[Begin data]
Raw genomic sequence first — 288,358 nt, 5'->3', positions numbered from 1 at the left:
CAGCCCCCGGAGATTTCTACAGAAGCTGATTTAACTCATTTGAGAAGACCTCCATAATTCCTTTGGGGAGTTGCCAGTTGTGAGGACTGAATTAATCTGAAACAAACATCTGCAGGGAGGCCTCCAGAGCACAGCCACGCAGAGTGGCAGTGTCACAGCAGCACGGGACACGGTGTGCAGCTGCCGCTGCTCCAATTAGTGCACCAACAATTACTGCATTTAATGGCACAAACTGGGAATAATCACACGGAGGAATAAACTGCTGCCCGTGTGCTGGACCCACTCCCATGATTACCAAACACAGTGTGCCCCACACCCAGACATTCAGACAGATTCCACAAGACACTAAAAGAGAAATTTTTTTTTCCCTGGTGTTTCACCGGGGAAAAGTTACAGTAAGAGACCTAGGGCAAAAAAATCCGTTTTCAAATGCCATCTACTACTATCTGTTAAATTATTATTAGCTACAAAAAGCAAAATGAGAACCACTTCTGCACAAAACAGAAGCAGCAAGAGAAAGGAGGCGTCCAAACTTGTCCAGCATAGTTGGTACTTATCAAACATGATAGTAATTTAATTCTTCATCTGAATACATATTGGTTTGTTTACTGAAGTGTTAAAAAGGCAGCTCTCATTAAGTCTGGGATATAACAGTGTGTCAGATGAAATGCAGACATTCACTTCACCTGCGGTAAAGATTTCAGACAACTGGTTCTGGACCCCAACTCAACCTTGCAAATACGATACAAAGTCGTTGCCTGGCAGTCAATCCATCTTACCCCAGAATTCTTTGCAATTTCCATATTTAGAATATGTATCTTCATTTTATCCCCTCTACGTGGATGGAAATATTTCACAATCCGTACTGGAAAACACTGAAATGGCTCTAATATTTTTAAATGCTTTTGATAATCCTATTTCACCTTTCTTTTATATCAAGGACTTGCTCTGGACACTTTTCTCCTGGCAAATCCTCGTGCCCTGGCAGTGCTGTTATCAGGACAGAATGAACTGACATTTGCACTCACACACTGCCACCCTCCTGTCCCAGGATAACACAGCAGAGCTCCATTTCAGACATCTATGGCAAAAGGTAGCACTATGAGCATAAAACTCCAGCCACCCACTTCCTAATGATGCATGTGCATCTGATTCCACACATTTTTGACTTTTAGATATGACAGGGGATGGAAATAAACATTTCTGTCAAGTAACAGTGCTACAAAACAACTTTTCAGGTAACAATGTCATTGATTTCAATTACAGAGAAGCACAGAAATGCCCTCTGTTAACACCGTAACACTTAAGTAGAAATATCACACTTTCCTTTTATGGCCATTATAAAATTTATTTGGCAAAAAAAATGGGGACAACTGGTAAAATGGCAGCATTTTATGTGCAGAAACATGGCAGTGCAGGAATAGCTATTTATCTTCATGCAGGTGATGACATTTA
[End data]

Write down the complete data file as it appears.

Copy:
Raw genomic sequence first — 288,358 nt, 5'->3', positions numbered from 1 at the left:
CAGCCCCCGGAGATTTCTACAGAAGCTGATTTAACTCATTTGAGAAGACCTCCATAATTCCTTTGGGGAGTTGCCAGTTGTGAGGACTGAATTAATCTGAAACAAACATCTGCAGGGAGGCCTCCAGAGCACAGCCACGCAGAGTGGCAGTGTCACAGCAGCACGGGACACGGTGTGCAGCTGCCGCTGCTCCAATTAGTGCACCAACAATTACTGCATTTAATGGCACAAACTGGGAATAATCACACGGAGGAATAAACTGCTGCCCGTGTGCTGGACCCACTCCCATGATTACCAAACACAGTGTGCCCCACACCCAGACATTCAGACAGATTCCACAAGACACTAAAAGAGAAATTTTTTTTTCCCTGGTGTTTCACCGGGGAAAAGTTACAGTAAGAGACCTAGGGCAAAAAAATCCGTTTTCAAATGCCATCTACTACTATCTGTTAAATTATTATTAGCTACAAAAAGCAAAATGAGAACCACTTCTGCACAAAACAGAAGCAGCAAGAGAAAGGAGGCGTCCAAACTTGTCCAGCATAGTTGGTACTTATCAAACATGATAGTAATTTAATTCTTCATCTGAATACATATTGGTTTGTTTACTGAAGTGTTAAAAAGGCAGCTCTCATTAAGTCTGGGATATAACAGTGTGTCAGATGAAATGCAGACATTCACTTCACCTGCGGTAAAGATTTCAGACAACTGGTTCTGGACCCCAACTCAACCTTGCAAATACGATACAAAGTCGTTGCCTGGCAGTCAATCCATCTTACCCCAGAATTCTTTGCAATTTCCATATTTAGAATATGTATCTTCATTTTATCCCCTCTACGTGGATGGAAATATTTCACAATCCGTACTGGAAAACACTGAAATGGCTCTAATATTTTTAAATGCTTTTGATAATCCTATTTCACCTTTCTTTTATATCAAGGACTTGCTCTGGACACTTTTCTCCTGGCAAATCCTCGTGCCCTGGCAGTGCTGTTATCAGGACAGAATGAACTGACATTTGCACTCACACACTGCCACCCTCCTGTCCCAGGATAACACAGCAGAGCTCCATTTCAGACATCTATGGCAAAAGGTAGCACTATGAGCATAAAACTCCAGCCACCCACTTCCTAATGATGCATGTGCATCTGATTCCACACATTTTTGACTTTTAGATATGACAGGGGATGGAAATAAACATTTCTGTCAAGTAACAGTGCTACAAAACAACTTTTCAGGTAACAATGTCATTGATTTCAATTACAGAGAAGCACAGAAATGCCCTCTGTTAACACCGTAACACTTAAGTAGAAATATCACACTTTCCTTTTATGGCCATTATAAAATTTATTTGGCAAAAAAAATGGGGACAACTGGTAAAATGGCAGCATTTTATGTGCAGAAACATGGCAGTGCAGGAATAGCTATTTATCTTCATGCAGGTGATGACATTTA